LAWRENCE COUNTY Sheriff candidates plan new approach to job

Three Democrats and two Republicans are seeking nominations for the sheriff's race.
NEW CASTLE, Pa. -- There will be some big changes in store for the Lawrence County Sheriff's Department -- no matter who wins the election.
The three Democrats and two Republicans seeking the post all say they have plans to run the office differently if elected.
Incumbent Sheriff Robert Clark said the office needs a better line of communication with the county courts.
Deputy sheriffs were ordered by the common pleas court's president judge recently to start transporting inmates to hearings at county district justice offices. Previously, that task was handled by police officers.
That change has wreaked havoc on the sheriff's department, giving deputies less than 24 hours' notice when they have to transport inmates, he said.
Clark wants to work out a new system to let his office know a few days in advance when a prisoner will need to be transported.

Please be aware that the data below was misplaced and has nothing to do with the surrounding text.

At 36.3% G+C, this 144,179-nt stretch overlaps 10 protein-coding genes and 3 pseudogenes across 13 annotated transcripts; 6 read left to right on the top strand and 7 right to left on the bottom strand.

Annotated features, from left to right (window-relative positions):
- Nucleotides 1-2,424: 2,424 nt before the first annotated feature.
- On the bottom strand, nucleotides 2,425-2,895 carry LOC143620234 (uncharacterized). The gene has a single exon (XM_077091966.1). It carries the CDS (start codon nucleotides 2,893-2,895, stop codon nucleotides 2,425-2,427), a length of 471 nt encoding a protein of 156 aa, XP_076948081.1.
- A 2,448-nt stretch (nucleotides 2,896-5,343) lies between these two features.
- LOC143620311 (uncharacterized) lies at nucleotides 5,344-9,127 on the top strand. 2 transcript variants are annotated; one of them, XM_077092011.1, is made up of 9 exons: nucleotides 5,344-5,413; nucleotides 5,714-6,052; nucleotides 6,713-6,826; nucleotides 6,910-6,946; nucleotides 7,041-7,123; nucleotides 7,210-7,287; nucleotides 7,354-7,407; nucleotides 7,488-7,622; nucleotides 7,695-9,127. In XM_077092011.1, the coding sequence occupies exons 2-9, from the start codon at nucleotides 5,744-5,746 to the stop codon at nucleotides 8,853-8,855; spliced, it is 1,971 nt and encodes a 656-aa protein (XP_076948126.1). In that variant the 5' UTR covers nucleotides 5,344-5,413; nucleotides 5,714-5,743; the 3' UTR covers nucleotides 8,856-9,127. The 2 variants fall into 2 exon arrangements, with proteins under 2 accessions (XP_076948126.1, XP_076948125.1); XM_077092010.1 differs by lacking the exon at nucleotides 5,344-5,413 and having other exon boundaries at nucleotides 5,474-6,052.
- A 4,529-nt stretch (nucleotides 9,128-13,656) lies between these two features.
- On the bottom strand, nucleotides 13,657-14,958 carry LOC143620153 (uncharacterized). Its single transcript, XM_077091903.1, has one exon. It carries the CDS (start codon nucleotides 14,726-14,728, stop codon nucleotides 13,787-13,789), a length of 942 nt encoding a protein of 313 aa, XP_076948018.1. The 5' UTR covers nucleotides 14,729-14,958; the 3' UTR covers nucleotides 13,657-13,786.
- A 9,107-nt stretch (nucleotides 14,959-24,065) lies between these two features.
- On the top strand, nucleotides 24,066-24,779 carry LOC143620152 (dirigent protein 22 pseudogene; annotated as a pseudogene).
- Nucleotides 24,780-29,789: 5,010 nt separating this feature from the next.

His Republican opponent Vern L. Eppinger, a former county commissioner, says he wants to make the sheriff's office more financially accountable and cost-efficient.
Eppinger said the sheriff's department was over budget last year. The county controller's office confirmed that an extra $32,000 was spent by the sheriff's office in 2000 for overtime.
Other plans: Candidates on the Democratic ticket say they have other plans for the sheriff's office.
Anthony Mangino Sr. and Frank W. Zona want to go after federal grants and make the office a full-service law enforcement agency.
The duties of the sheriff's office include transporting inmates to hearings, serving notices and issuing gun permits. Mangino said he wants to use the deputies to patrol streets in the county. Zona said he wants to check out federal grants that could pay for things such as a canine unit. The specially trained dog could then be used to assist other police agencies in the county, he said.
Closed-circuit hearings: Charles Adamo, a former Pennsylvania State Police trooper and county commissioner, said he supports having a closed-circuit television hook up from the county jail to courtrooms, which would enable the inmate to attend his hearing without being physically transported anywhere.
"This will save money in deputy man-hours, minimize disruption and increase safety to the courts," he said.
Adamo said he also would support more deputy training to allow them to make better use of the computer system to track warrants and unpaid fines.